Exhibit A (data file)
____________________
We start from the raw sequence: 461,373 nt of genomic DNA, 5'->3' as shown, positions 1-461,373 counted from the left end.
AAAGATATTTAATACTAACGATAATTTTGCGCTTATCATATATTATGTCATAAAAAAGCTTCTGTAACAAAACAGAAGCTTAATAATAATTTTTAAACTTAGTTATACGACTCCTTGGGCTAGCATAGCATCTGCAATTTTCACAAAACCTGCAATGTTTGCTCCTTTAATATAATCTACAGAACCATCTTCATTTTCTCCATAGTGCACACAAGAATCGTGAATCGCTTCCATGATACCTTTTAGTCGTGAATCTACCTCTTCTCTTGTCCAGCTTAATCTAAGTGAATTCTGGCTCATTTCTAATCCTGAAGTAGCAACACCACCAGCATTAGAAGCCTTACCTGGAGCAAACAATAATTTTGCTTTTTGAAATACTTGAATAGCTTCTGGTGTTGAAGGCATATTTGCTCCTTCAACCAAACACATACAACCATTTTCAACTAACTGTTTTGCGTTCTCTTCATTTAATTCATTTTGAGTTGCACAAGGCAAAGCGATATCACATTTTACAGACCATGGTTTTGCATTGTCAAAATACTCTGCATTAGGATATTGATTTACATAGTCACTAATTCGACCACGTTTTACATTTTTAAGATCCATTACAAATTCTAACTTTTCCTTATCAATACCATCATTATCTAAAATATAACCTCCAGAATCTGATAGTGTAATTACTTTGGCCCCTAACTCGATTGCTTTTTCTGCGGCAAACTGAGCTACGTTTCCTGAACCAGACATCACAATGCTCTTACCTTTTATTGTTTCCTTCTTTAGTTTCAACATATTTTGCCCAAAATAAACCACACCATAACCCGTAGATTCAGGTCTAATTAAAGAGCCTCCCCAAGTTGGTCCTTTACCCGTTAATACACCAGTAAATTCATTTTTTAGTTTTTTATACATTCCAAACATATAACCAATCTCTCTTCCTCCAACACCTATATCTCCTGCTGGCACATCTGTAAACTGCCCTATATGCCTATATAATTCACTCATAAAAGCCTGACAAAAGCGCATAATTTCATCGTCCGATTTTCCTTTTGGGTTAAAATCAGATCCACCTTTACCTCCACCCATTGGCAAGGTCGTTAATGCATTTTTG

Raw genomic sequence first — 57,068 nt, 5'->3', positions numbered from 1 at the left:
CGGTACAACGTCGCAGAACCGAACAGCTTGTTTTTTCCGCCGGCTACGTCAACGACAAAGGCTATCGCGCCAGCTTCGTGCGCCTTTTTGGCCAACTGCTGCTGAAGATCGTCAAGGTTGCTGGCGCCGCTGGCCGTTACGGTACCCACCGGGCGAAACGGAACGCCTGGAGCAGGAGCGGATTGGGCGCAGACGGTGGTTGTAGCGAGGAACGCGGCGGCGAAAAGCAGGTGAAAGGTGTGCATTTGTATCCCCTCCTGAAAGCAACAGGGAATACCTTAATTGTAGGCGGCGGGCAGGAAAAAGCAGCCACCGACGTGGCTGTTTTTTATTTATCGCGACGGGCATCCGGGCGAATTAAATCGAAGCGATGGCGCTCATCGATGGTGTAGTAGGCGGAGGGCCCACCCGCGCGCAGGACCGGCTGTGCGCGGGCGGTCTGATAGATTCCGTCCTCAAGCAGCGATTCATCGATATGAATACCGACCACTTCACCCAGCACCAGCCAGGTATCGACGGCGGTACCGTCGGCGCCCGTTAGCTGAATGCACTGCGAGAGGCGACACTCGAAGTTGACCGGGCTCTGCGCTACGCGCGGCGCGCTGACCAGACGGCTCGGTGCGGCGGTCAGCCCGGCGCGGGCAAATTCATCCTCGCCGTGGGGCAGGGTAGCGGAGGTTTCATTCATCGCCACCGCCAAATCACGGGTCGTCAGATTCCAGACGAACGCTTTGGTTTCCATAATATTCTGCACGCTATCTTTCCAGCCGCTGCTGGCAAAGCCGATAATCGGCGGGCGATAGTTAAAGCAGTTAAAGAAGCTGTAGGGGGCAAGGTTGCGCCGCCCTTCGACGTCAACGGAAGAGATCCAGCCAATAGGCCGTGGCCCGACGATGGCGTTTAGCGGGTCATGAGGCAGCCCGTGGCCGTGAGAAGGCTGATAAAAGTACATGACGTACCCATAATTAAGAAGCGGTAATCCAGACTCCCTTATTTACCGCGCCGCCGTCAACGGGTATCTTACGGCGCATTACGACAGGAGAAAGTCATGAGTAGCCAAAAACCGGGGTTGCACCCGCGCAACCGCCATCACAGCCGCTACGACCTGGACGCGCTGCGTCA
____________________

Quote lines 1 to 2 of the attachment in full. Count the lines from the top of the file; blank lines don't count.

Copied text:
We start from the raw sequence: 461,373 nt of genomic DNA, 5'->3' as shown, positions 1-461,373 counted from the left end.
AAAGATATTTAATACTAACGATAATTTTGCGCTTATCATATATTATGTCATAAAAAAGCTTCTGTAACAAAACAGAAGCTTAATAATAATTTTTAAACTTAGTTATACGACTCCTTGGGCTAGCATAGCATCTGCAATTTTCACAAAACCTGCAATGTTTGCTCCTTTAATATAATCTACAGAACCATCTTCATTTTCTCCATAGTGCACACAAGAATCGTGAATCGCTTCCATGATACCTTTTAGTCGTGAATCTACCTCTTCTCTTGTCCAGCTTAATCTAAGTGAATTCTGGCTCATTTCTAATCCTGAAGTAGCAACACCACCAGCATTAGAAGCCTTACCTGGAGCAAACAATAATTTTGCTTTTTGAAATACTTGAATAGCTTCTGGTGTTGAAGGCATATTTGCTCCTTCAACCAAACACATACAACCATTTTCAACTAACTGTTTTGCGTTCTCTTCATTTAATTCATTTTGAGTTGCACAAGGCAAAGCGATATCACATTTTACAGACCATGGTTTTGCATTGTCAAAATACTCTGCATTAGGATATTGATTTACATAGTCACTAATTCGACCACGTTTTACATTTTTAAGATCCATTACAAATTCTAACTTTTCCTTATCAATACCATCATTATCTAAAATATAACCTCCAGAATCTGATAGTGTAATTACTTTGGCCCCTAACTCGATTGCTTTTTCTGCGGCAAACTGAGCTACGTTTCCTGAACCAGACATCACAATGCTCTTACCTTTTATTGTTTCCTTCTTTAGTTTCAACATATTTTGCCCAAAATAAACCACACCATAACCCGTAGATTCAGGTCTAATTAAAGAGCCTCCCCAAGTTGGTCCTTTACCCGTTAATACACCAGTAAATTCATTTTTTAGTTTTTTATACATTCCAAACATATAACCAATCTCTCTTCCTCCAACACCTATATCTCCTGCTGGCACATCTGTAAACTGCCCTATATGCCTATATAATTCACTCATAAAAGCCTGACAAAAGCGCATAATTTCATCGTCCGATTTTCCTTTTGGGTTAAAATCAGATCCACCTTTACCTCCACCCATTGGCAAGGTCGTTAATGCATTTTTG